Taking the electric road

At the base of the Tasman Glacier global warming was happening right in front of us.
At the base of the Tasman Glacier global warming was happening right in front of us.
In an attempt to mitigate all that ails the tourism industry, Peter Dowden took the wheel of Britz's new electric camper van. 

As I approach a curve in the highway, I lift my foot off the throttle. A row of green dots lights up on the dashboard and I allow myself a smug smile. My Britz electric camper van is recharging itself, converting speed back into battery juice.

It's a good thing too, as by the time I got to my first recharging opportunity there were only 10km left on my "remaining distance" dial, and the trouble with electricity is that you can't hitch-hike down the road with an empty can to get a bit more of the stuff.

As I lifted the weighty plug into the recharging socket I realised this was no longer road travel as we know it. This was going to be a strategic challenge, like keeping a sailing ship going while the wind holds, or nurturing a horse or a camel through the long gaps between haystack or oasis.

Travelling through Waipori Gorge. Photos: Peter Dowden
Travelling through Waipori Gorge. Photos: Peter Dowden
I'm on a mission to see if freedom camper van travel can be carried out responsibly and with minimum impact on the environment. Tourism in general and camper vans in particular are getting plenty of negative comments lately as sheer numbers of even the tidiest tourists are crowding out and trampling New Zealand's favourite spots.

My home for the week: a very comfortable, fully-kitted-out Britz EV double-berth camper van, with toilet, shower, stove-top, microwave and fridge. Its New Zealand-made camper body was built over a Chinese-built LDV EV80 with a 56kWh battery. This vehicle normally has a range of 190km (with a half load on board) as a standard van but with the extra weight and wind drag of the camper rig I was advised to depend on only 120km between fills.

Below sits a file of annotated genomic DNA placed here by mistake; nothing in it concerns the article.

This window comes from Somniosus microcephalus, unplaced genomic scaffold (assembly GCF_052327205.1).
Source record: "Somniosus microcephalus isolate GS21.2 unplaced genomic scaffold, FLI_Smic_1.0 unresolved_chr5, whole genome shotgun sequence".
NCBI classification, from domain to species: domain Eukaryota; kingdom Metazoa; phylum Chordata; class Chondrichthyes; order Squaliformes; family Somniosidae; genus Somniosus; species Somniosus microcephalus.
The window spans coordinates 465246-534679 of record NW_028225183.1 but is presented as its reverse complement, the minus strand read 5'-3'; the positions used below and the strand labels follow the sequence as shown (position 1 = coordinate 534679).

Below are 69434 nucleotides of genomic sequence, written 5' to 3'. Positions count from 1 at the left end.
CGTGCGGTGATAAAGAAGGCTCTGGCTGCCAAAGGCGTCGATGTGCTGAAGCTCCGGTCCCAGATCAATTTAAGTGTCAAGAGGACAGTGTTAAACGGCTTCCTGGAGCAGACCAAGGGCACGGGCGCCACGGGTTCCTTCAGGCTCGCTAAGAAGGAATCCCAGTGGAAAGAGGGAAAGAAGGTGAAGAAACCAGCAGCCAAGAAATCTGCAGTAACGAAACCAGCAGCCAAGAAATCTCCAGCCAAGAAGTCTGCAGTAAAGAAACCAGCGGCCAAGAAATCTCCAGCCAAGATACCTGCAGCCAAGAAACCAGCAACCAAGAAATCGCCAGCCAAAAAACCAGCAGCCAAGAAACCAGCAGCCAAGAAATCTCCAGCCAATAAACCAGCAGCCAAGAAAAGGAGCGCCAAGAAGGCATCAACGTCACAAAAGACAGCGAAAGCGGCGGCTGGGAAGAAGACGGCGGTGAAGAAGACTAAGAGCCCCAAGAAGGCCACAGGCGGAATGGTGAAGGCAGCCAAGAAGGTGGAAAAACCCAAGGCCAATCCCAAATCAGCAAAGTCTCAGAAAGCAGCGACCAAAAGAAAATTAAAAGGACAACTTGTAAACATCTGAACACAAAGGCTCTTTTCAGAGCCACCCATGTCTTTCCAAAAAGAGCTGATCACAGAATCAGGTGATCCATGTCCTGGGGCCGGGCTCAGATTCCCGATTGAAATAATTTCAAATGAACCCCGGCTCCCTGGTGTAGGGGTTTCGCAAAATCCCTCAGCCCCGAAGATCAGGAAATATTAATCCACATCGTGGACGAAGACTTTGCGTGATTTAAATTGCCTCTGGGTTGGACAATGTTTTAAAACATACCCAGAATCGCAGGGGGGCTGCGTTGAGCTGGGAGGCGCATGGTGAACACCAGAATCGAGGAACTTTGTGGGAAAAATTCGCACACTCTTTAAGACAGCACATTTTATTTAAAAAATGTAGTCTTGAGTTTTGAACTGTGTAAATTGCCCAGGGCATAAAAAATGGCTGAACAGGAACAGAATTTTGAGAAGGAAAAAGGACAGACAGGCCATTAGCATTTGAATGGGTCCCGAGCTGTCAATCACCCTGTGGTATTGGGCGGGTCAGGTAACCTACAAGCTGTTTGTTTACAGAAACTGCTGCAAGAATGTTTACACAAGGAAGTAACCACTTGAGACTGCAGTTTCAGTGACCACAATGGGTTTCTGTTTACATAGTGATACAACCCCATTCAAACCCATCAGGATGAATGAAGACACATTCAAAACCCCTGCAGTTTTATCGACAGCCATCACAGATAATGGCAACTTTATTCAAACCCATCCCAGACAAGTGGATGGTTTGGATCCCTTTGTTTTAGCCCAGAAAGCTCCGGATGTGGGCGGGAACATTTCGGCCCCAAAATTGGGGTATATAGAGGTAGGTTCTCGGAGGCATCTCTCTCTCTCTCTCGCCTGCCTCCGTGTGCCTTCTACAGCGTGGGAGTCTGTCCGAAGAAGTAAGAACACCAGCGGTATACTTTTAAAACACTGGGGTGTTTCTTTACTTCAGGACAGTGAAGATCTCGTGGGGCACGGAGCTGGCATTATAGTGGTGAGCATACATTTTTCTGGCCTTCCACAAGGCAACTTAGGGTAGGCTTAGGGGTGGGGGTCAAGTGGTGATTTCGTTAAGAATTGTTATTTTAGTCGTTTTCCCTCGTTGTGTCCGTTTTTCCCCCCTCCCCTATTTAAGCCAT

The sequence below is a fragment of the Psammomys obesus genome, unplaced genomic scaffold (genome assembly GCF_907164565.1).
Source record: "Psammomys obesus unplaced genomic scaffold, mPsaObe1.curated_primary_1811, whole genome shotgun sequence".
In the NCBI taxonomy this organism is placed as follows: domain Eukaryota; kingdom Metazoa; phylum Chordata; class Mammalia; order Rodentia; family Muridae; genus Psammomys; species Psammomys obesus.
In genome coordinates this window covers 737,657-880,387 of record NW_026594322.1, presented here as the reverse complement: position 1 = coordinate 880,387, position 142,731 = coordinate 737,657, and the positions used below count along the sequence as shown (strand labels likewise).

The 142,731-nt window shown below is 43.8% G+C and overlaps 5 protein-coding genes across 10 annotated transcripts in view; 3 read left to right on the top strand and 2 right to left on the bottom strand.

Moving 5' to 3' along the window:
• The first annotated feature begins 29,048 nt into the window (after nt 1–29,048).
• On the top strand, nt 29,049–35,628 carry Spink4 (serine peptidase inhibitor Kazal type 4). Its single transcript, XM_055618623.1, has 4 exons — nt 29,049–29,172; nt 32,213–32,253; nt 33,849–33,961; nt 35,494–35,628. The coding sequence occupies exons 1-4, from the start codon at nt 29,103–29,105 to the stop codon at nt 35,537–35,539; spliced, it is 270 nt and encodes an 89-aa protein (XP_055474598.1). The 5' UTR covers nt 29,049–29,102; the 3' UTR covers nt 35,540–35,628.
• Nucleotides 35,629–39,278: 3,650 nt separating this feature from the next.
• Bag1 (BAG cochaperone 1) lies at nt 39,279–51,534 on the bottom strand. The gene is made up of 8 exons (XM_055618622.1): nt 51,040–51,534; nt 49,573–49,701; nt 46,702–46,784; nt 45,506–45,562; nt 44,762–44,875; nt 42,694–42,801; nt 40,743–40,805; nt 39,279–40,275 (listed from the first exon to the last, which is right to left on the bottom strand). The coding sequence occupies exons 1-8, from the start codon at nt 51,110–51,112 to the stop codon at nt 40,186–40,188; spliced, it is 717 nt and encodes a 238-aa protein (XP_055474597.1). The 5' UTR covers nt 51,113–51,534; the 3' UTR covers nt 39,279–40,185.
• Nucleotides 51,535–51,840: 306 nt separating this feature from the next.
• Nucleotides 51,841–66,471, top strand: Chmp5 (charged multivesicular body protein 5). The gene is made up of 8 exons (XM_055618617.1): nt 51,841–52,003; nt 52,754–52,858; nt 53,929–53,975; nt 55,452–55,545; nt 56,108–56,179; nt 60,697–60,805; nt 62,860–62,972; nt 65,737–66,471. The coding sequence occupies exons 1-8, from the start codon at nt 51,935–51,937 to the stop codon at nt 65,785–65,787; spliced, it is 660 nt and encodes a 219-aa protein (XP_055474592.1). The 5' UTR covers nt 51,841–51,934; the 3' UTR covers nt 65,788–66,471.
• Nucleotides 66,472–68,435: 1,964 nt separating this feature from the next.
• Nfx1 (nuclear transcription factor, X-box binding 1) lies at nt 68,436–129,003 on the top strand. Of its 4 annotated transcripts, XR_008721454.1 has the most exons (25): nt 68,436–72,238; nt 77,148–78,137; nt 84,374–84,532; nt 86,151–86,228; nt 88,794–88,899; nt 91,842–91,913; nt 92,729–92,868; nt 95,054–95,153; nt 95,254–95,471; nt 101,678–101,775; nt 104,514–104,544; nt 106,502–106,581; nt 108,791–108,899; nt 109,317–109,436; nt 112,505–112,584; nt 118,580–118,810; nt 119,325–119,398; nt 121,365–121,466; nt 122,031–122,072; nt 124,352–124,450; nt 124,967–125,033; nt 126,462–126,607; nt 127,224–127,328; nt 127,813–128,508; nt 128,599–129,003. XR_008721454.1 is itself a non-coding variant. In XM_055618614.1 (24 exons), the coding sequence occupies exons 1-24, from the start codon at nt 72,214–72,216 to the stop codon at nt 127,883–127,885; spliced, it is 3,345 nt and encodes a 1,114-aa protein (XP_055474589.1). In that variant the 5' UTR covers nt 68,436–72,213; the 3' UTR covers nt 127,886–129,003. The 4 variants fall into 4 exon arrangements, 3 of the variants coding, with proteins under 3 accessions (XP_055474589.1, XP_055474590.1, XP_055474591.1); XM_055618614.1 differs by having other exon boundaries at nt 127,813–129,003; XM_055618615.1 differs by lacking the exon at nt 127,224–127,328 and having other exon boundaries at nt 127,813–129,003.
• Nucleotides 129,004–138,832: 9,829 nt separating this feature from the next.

Normally, a camper van uses about twice as much fuel as a car, so by choosing electricity over liquid fuel I am all but eliminating one aspect of environmental impact. My other rule will be to only camp where legal, to follow all the rules and to leave each campsite a little tidier than when I arrived.

Charging at Lumsden's Four Square supermarket.
Charging at Lumsden's Four Square supermarket.
My first night was spent at Riversdale, in northern Southland, where camping for "self-contained" vans is allowed in the town centre. My surroundings are best described as municipal: it is a large quadrangle of gravel, shared with the town recycling bins.

Here the limitations of my vehicle first came to light. My van had an all-electric cooking and heating system, and the above-mentioned 56kWh battery should provide plenty of power for the tiny 1kW cooker and 500W microwave - but they were not interconnected. This is the pitfall of being an early adopter of new technology: by driving a prototype, my comfort and convenience were limited by the imaginations of the engineers who designed it. I hope Britz attends to this and comes up with a better system. Until then, if you want to go EV camping and need a hot meal and hot shower every day, you will need to plug in at a caravan park.

I had my dinner at the pub, where they had plenty of energy to cook it.

I spent most of the next day of my adventure recharging the van at Gore, Balclutha and Milton. Still getting the hang of it, I was exploring the fine line between almost running empty, as I had on my first day, and never doing anything fun by being too worried about the battery. Once I had my confidence I shunned the State Highway network and took a detour up the rugged Otago coast from Kaitangata to Taieri Mouth, on a well-maintained gravel road past wild landscapes and coastal hills. I headed inland to Waihola and after a last quick top-up I pulled up in darkness in the Waipori Gorge.

The Waipori River flows through New Zealand beech forest, the only patch of it on this coast between the Catlins and South Canterbury. In utter silence and darkness I listened to ruru hooting their plaintive requests for "more pork" and the rush of the river in full flow after a busy day's power generation upstream. In the morning my resolve to tidiness was tested: a beaten-up old couch lay in the middle of the campsite. As I contemplated how to get it in the van, a car whizzed past, horn honking furiously to meanly wake up any sleeping campers; this was only negative anti-camper sentiment I experienced. "I'm already awake," I shouted pointlessly at the receding speedster, "And you're probably the guy who dumped the couch."